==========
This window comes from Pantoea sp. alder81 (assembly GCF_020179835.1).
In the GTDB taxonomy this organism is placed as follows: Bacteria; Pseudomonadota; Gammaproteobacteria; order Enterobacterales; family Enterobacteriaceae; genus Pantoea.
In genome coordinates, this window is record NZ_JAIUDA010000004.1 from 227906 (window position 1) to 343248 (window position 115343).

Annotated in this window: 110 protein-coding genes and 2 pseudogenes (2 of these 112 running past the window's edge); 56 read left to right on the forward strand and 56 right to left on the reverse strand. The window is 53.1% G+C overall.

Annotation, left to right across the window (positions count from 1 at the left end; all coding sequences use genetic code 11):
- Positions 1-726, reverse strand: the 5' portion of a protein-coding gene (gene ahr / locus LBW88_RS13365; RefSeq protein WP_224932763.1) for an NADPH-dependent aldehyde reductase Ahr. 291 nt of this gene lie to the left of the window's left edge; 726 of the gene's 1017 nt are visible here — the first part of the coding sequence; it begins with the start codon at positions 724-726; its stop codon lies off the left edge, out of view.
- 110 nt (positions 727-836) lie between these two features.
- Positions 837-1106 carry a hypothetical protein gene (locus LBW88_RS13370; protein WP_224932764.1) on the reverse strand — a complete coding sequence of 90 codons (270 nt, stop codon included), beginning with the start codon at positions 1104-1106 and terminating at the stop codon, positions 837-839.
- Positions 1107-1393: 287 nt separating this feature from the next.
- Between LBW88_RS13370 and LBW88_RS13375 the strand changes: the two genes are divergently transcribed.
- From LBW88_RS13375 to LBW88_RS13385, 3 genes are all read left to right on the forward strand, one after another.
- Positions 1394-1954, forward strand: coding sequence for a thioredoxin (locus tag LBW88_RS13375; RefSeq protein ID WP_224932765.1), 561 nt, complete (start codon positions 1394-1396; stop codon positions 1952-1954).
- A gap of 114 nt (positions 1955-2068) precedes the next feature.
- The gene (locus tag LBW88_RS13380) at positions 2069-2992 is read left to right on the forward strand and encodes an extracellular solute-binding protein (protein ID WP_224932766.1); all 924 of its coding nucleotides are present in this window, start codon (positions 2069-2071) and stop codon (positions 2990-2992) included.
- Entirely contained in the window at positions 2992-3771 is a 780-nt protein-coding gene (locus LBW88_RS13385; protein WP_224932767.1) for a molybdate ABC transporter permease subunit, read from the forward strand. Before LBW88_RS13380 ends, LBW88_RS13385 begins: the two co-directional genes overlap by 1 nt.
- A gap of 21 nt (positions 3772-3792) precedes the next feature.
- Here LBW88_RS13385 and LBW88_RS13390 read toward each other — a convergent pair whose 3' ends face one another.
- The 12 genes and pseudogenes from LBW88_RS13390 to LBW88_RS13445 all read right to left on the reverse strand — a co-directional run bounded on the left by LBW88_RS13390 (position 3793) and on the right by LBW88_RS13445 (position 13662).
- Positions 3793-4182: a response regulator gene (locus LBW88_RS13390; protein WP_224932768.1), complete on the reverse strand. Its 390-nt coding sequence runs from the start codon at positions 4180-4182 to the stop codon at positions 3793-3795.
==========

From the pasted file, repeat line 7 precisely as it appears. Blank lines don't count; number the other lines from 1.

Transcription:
- 110 nt (positions 727-836) lie between these two features.